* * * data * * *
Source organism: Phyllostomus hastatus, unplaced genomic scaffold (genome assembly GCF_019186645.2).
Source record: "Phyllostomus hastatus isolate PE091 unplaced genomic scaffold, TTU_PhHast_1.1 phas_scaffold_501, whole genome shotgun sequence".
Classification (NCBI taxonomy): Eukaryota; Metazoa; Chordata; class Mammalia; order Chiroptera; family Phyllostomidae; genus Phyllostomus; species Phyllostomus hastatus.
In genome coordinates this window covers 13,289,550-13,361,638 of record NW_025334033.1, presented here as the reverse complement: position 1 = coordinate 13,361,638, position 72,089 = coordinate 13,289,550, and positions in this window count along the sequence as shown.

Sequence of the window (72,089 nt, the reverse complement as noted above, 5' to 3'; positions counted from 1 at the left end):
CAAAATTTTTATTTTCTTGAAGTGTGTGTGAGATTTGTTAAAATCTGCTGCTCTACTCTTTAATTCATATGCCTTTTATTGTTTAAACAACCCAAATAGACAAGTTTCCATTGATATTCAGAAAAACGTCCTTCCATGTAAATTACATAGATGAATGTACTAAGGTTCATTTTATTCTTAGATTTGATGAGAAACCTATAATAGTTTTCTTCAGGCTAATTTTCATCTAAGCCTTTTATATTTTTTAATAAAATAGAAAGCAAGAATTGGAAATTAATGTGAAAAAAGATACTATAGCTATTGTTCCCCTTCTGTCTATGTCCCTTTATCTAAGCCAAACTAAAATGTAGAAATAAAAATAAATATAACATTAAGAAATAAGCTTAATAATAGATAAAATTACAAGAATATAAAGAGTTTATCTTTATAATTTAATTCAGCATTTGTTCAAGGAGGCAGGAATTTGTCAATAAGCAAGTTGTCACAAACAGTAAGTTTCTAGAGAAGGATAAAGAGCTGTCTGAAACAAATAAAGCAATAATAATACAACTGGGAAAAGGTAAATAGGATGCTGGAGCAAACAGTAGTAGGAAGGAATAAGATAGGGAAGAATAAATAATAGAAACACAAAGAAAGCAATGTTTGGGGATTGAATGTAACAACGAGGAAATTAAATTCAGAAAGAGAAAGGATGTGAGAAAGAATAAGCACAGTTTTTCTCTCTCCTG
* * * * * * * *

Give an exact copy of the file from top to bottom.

Source organism: Phyllostomus hastatus, unplaced genomic scaffold (genome assembly GCF_019186645.2).
Source record: "Phyllostomus hastatus isolate PE091 unplaced genomic scaffold, TTU_PhHast_1.1 phas_scaffold_501, whole genome shotgun sequence".
Classification (NCBI taxonomy): Eukaryota; Metazoa; Chordata; class Mammalia; order Chiroptera; family Phyllostomidae; genus Phyllostomus; species Phyllostomus hastatus.
In genome coordinates this window covers 13,289,550-13,361,638 of record NW_025334033.1, presented here as the reverse complement: position 1 = coordinate 13,361,638, position 72,089 = coordinate 13,289,550, and positions in this window count along the sequence as shown.

Sequence of the window (72,089 nt, the reverse complement as noted above, 5' to 3'; positions counted from 1 at the left end):
CAAAATTTTTATTTTCTTGAAGTGTGTGTGAGATTTGTTAAAATCTGCTGCTCTACTCTTTAATTCATATGCCTTTTATTGTTTAAACAACCCAAATAGACAAGTTTCCATTGATATTCAGAAAAACGTCCTTCCATGTAAATTACATAGATGAATGTACTAAGGTTCATTTTATTCTTAGATTTGATGAGAAACCTATAATAGTTTTCTTCAGGCTAATTTTCATCTAAGCCTTTTATATTTTTTAATAAAATAGAAAGCAAGAATTGGAAATTAATGTGAAAAAAGATACTATAGCTATTGTTCCCCTTCTGTCTATGTCCCTTTATCTAAGCCAAACTAAAATGTAGAAATAAAAATAAATATAACATTAAGAAATAAGCTTAATAATAGATAAAATTACAAGAATATAAAGAGTTTATCTTTATAATTTAATTCAGCATTTGTTCAAGGAGGCAGGAATTTGTCAATAAGCAAGTTGTCACAAACAGTAAGTTTCTAGAGAAGGATAAAGAGCTGTCTGAAACAAATAAAGCAATAATAATACAACTGGGAAAAGGTAAATAGGATGCTGGAGCAAACAGTAGTAGGAAGGAATAAGATAGGGAAGAATAAATAATAGAAACACAAAGAAAGCAATGTTTGGGGATTGAATGTAACAACGAGGAAATTAAATTCAGAAAGAGAAAGGATGTGAGAAAGAATAAGCACAGTTTTTCTCTCTCCTG